Use Create New Script from the Toolbox toolbar:

Paste the example script:

Once saved, the script will show up in the Processing toolbox:

Joining polygon attributes to points based on their location is a very common GIS task. In QGIS 2, QGIS’ own implementation of “Join attributes by location” was much slower than SAGA’s “Add polygon attributes to points”. Thus, installations without SAGA were out of good options.

Luckily this issue (and many more) has been fixed by the rewrite of many geoprocessing algorithms for QGIS 3! Let’s revisit the comparison:

I’m using publicly available datasets from Naturalearth: The small scale populated places (243 points) and the large scale countries (255 polygons with many nodes). Turns out that QGIS 3’s built-in tool takes a little less than two seconds while the SAGA Processing tool requires a litte less than six seconds:

Like in the previous comparison, times were measured using the Python Console:

In both tools, only the countries’ SOVEREIGNT attribute is joined to the point attribute table:

import processing
import datetime
t0 = datetime.datetime.now()
print("QGIS Join attributes by location ...")
processing.runAndLoadResults(
   "qgis:joinattributesbylocation", 
   {'INPUT':'E:/Geodata/NaturalEarth/vector_v4/natural_earth_vector/110m_cultural/ne_110m_populated_places.shp',
   'JOIN':'E:/Geodata/NaturalEarth/vector_v4/natural_earth_vector/10m_cultural/ne_10m_admin_0_countries.shp',
   'PREDICATE':[5],'JOIN_FIELDS':['SOVEREIGNT'],
   'METHOD':0,'DISCARD_NONMATCHING':False,'OUTPUT':'memory:'})

t1 = datetime.datetime.now()
print("Runtime: "+str(t1-t0))

print("SAGA Add polygon attributers to points ...")
processing.runAndLoadResults("saga:addpolygonattributestopoints", 
   {'INPUT':'E:/Geodata/NaturalEarth/vector_v4/natural_earth_vector/110m_cultural/ne_110m_populated_places.shp',
   'POLYGONS':'E:/Geodata/NaturalEarth/vector_v4/natural_earth_vector/10m_cultural/ne_10m_admin_0_countries.shp',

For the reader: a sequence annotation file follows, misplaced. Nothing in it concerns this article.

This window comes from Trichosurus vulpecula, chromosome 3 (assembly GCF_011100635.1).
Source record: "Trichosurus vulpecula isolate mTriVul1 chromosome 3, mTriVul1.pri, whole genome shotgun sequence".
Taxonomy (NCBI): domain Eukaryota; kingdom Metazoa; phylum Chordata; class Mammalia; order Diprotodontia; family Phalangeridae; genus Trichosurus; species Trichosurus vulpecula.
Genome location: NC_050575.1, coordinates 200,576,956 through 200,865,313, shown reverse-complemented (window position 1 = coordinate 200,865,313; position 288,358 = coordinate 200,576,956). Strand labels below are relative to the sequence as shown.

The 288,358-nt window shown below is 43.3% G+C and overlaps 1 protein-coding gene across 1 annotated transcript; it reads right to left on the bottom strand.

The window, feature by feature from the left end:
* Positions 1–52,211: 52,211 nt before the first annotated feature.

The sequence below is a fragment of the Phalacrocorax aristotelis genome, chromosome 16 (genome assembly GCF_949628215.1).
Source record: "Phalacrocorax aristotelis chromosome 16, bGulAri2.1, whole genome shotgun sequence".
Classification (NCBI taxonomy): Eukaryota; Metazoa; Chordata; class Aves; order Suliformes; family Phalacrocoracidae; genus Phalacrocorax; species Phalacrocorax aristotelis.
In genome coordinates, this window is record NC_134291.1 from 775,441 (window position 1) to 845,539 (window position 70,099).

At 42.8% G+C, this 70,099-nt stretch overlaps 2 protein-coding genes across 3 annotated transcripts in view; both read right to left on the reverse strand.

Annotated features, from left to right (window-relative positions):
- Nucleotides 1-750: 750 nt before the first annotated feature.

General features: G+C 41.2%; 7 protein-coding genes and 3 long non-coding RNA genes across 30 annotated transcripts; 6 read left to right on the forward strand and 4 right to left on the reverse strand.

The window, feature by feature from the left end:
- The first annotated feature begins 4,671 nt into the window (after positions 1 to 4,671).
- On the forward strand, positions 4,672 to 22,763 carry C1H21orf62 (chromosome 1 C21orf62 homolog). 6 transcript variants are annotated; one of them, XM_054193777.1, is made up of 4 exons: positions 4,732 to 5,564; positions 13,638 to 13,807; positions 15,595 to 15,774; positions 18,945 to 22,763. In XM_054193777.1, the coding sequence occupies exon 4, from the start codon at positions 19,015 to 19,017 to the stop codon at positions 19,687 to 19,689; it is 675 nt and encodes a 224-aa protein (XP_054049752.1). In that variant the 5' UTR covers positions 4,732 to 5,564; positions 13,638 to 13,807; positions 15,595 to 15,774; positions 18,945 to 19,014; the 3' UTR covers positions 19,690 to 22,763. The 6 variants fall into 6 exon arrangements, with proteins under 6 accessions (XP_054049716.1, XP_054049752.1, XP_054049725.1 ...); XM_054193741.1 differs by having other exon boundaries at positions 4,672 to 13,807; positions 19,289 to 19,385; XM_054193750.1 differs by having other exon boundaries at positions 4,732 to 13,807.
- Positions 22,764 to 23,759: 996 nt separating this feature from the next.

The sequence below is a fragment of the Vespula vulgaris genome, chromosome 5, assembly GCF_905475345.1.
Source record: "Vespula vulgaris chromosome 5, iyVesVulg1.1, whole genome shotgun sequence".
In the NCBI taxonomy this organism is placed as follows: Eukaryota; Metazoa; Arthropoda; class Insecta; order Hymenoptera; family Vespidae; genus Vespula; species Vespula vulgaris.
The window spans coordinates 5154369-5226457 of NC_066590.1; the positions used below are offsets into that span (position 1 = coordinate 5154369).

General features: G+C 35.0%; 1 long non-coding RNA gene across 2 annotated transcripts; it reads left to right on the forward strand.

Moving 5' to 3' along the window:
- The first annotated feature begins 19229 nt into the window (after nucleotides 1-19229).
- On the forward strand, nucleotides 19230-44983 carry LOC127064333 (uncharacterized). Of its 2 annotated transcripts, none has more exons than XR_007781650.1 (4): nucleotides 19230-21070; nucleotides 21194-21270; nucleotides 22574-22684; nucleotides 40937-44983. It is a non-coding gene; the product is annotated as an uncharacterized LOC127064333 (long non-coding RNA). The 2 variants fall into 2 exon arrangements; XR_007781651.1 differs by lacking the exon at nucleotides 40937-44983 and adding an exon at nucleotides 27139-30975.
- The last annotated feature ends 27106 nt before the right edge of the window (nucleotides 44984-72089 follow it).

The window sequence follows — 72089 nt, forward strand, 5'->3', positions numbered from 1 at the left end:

'FIELDS':'SOVEREIGNT','OUTPUT':'C:/Users/anita/AppData/Local/Temp/processing_8b1bbde78de5490285dd530e115cca52/099660d88bf14c54a853cc230e388e55/OUTPUT.shp'})

t2 = datetime.datetime.now()
print("Runtime: "+str(t2-t1))

It is worth noting that it takes longer if more attributes are to be joined to the point layer attribute table. For example, if the JOIN_FIELDS parameter is empty:

'JOIN_FIELDS':[]

instead of

'JOIN_FIELDS':['SOVEREIGNT']

then the the Join attributes by location takes almost 16 seconds. (The country layer contains 71 attributes after all.)

(The SAGA tool currently allows only joining one attribute at a time.)

Today’s post is a follow-up of Movement data in GIS #3: visualizing massive trajectory datasets. In that post, I summarized a concept for trajectory generalization. Now, I have published the scripts and sample data in my QGIS-Processing-tools repository on Github.

To add the trajectory generalization scripts to your Processing toolbox, you can use the Add scripts from files tool:

It is worth noting, that Add scripts from files fails to correctly import potential help files for the scripts but that’s not an issue this time around, since I haven’t gotten around to actually write help files yet.

The scripts are used in the following order:

  1. Extract characteristic trajectory points
  2. Group points in space
  3. Compute flows between cells from trajectories

The sample project contains input data, as well as output layers of the individual tools. The only required input is a layer of trajectories, where trajectories have to be LINESTRINGM (note the M!) features:

Trajectory sample based on data provided by the GeoLife project

In Extract characteristic trajectory points, distance parameters are specified in meters, stop duration in seconds, and angles in degrees. The characteristic points contain start and end locations, as well as turns and stop locations:

The characteristic points are then clustered. In this tool, the distance has to be specified in layer units, which are degrees in case of the sample data.

Finally, we can compute flows between cells defined by these clusters:

Flow lines scaled by flow strength and cell centers scaled by counts

If you use these tools on your own data, I’d be happy so see what you come up with!


This post is part of a series. Read more about movement data in GIS.

Broken Processing models are nasty and this error is particularly unpleasant:

...
File "/home/agraser/.qgis2/python/plugins/processing/modeler/
ModelerAlgorithm.py", line 110, in algorithm
self._algInstance = ModelerUtils.getAlgorithm(self.consoleName).getCopy()
AttributeError: 'NoneType' object has no attribute 'getCopy'

It shows up if you are trying to open a model in the model editor that contains an algorithm which Processing cannot find.

For example, when I upgraded to Ubuntu 16.04, installing a fresh QGIS version did not automatically install SAGA. Therefore, any model with a dependency on SAGA was broken with the above error message. Installing SAGA and restarting QGIS solves the issue.